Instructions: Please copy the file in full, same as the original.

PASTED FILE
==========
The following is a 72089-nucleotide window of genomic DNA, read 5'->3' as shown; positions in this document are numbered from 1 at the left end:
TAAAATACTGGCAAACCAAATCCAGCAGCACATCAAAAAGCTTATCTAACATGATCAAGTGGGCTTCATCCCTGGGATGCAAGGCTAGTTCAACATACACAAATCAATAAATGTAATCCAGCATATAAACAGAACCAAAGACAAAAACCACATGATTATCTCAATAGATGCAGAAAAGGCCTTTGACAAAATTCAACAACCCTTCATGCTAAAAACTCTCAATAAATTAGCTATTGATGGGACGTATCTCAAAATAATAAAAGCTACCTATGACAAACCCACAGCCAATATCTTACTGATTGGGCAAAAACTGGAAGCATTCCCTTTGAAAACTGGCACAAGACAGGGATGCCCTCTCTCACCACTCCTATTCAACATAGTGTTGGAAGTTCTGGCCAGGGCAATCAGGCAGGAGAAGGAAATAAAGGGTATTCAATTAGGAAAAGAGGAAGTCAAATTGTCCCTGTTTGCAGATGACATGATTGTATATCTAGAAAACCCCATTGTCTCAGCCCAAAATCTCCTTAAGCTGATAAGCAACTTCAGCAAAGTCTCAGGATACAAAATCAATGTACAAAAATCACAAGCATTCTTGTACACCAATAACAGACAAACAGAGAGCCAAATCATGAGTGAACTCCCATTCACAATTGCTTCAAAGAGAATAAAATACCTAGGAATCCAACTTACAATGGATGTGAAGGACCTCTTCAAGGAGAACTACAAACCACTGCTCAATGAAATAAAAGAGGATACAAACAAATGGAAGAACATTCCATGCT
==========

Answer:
The following is a 72089-nucleotide window of genomic DNA, read 5'->3' as shown; positions in this document are numbered from 1 at the left end:
TAAAATACTGGCAAACCAAATCCAGCAGCACATCAAAAAGCTTATCTAACATGATCAAGTGGGCTTCATCCCTGGGATGCAAGGCTAGTTCAACATACACAAATCAATAAATGTAATCCAGCATATAAACAGAACCAAAGACAAAAACCACATGATTATCTCAATAGATGCAGAAAAGGCCTTTGACAAAATTCAACAACCCTTCATGCTAAAAACTCTCAATAAATTAGCTATTGATGGGACGTATCTCAAAATAATAAAAGCTACCTATGACAAACCCACAGCCAATATCTTACTGATTGGGCAAAAACTGGAAGCATTCCCTTTGAAAACTGGCACAAGACAGGGATGCCCTCTCTCACCACTCCTATTCAACATAGTGTTGGAAGTTCTGGCCAGGGCAATCAGGCAGGAGAAGGAAATAAAGGGTATTCAATTAGGAAAAGAGGAAGTCAAATTGTCCCTGTTTGCAGATGACATGATTGTATATCTAGAAAACCCCATTGTCTCAGCCCAAAATCTCCTTAAGCTGATAAGCAACTTCAGCAAAGTCTCAGGATACAAAATCAATGTACAAAAATCACAAGCATTCTTGTACACCAATAACAGACAAACAGAGAGCCAAATCATGAGTGAACTCCCATTCACAATTGCTTCAAAGAGAATAAAATACCTAGGAATCCAACTTACAATGGATGTGAAGGACCTCTTCAAGGAGAACTACAAACCACTGCTCAATGAAATAAAAGAGGATACAAACAAATGGAAGAACATTCCATGCT